Marvels and Flaws of Intuitive Thinking
The power of settings, the power of priming, and the power of unconscious thinking, all of those are a major change in psychology.
… If you want to characterize how something is done, then one of the most powerful ways of characterizing the way the mind does anything is by looking at the errors that the mind produces while it’s doing it because the errors tell you what it is doing. Correct performance tells you much less about the procedure than the errors do.
We focused on errors. We became completely identified with the idea that people are generally wrong. We became like prophets of irrationality. We demonstrated that people are not rational. We never liked this, and one of the reasons we didn’t was because we were our own best subjects. We never thought we were stupid, but we never did anything that didn’t work on us. It’s not that we’re studying the errors of other people, we were constantly studying the way our own minds worked, and even when we knew better, we were able to tell what were the mistakes that were tempting to us, and basically we tried to characterize what were the tempting mistakes…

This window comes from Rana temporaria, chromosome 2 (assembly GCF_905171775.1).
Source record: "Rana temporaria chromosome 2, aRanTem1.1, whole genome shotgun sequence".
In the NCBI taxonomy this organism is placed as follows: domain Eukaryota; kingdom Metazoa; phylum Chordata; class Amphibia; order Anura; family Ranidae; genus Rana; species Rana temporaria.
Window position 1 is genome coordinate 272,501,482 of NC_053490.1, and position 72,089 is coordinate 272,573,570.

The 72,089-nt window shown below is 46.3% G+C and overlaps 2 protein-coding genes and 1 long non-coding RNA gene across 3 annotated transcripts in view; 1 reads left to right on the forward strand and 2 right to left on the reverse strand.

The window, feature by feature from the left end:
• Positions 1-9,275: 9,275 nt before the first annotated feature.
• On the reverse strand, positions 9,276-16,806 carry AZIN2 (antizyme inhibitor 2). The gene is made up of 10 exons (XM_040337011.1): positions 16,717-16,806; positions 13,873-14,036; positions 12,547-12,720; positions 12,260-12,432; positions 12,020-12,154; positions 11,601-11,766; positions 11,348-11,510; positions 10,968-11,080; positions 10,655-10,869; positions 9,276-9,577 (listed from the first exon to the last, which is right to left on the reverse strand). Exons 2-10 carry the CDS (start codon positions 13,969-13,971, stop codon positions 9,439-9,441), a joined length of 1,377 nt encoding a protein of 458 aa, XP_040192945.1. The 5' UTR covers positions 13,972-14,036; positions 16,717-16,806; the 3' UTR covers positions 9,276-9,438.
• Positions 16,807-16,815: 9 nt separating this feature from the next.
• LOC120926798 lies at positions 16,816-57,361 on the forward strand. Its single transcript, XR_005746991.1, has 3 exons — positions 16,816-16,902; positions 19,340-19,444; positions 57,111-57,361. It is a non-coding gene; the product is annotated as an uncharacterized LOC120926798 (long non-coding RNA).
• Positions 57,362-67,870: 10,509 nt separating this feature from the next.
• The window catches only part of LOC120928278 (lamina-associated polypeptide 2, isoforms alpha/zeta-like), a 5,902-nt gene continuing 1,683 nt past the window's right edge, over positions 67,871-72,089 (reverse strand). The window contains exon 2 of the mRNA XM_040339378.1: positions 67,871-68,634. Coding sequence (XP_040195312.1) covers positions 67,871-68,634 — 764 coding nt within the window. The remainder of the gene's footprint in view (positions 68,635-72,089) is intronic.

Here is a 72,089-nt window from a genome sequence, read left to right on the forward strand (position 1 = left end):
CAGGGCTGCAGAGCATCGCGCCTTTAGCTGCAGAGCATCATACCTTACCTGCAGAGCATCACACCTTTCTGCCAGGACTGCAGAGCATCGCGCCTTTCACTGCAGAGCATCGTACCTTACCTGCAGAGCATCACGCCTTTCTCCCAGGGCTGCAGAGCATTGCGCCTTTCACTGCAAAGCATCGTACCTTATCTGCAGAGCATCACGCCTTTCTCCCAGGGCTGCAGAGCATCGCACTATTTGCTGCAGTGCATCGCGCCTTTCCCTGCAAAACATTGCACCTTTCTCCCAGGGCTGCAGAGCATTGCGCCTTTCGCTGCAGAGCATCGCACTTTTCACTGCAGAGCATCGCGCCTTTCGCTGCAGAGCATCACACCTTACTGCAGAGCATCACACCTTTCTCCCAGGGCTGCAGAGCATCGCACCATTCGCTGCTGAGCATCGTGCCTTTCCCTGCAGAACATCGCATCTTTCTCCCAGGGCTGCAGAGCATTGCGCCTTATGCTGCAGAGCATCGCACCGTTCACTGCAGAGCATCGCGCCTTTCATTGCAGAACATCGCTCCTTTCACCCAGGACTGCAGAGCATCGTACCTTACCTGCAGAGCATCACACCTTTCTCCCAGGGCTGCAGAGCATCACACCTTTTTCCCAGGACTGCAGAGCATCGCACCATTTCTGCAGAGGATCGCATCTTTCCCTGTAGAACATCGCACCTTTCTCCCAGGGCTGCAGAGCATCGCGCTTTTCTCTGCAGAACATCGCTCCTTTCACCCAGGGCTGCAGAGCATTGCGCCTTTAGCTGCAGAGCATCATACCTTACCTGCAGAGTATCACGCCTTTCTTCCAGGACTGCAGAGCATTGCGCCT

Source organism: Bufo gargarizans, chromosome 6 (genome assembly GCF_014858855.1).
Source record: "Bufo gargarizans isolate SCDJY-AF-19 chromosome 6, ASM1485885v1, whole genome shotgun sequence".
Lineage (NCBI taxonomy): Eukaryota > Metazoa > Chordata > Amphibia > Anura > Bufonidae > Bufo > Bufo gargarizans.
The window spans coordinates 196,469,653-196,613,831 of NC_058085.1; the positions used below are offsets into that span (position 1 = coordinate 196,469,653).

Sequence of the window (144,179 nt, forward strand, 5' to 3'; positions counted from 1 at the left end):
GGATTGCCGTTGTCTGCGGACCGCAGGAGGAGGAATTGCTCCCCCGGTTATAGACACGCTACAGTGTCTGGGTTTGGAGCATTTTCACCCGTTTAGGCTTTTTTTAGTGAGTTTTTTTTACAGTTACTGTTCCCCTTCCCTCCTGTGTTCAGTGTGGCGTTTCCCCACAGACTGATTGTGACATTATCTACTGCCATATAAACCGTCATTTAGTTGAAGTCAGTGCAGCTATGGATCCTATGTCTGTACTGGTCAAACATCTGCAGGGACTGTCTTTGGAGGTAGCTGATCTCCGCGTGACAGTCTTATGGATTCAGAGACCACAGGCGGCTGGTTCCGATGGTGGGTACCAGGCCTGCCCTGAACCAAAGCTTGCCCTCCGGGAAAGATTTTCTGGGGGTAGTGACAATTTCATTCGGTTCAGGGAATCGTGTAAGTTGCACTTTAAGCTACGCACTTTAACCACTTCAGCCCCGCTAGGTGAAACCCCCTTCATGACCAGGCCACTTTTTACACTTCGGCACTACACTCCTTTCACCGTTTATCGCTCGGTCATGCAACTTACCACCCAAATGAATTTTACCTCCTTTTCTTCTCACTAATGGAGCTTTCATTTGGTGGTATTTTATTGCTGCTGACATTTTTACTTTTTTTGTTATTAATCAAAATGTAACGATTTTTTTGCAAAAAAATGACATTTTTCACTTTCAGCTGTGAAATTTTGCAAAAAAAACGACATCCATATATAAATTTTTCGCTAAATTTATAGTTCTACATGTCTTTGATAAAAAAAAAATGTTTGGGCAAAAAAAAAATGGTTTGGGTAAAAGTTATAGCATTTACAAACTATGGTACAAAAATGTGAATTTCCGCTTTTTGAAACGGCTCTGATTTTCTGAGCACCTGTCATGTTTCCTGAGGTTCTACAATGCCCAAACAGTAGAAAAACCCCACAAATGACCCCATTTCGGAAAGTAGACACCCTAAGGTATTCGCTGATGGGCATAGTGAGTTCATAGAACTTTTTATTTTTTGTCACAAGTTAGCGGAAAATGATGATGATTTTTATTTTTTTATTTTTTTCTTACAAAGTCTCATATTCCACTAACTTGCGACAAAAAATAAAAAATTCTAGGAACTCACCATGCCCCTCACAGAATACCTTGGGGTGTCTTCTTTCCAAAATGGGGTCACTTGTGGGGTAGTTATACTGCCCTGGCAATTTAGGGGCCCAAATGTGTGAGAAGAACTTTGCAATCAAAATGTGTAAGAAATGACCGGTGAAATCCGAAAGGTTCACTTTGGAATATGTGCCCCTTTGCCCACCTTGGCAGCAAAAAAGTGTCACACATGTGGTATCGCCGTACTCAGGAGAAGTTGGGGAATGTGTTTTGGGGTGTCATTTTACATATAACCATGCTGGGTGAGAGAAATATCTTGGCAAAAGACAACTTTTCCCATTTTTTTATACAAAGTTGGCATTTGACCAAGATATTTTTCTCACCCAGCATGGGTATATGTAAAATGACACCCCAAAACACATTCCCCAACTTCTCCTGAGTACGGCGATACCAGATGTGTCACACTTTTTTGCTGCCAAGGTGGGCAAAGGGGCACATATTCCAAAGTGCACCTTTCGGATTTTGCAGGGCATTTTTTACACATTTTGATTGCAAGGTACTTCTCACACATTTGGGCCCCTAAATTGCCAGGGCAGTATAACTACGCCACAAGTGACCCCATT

DANIEL KAHNEMAN is the Eugene Higgins Professor of Psychology Emeritus, Princeton University; Recipient, the 2002 Nobel Prize in Economic Sciences; Author, Thinking Fast and Slow (forthcoming, October 25, 2011).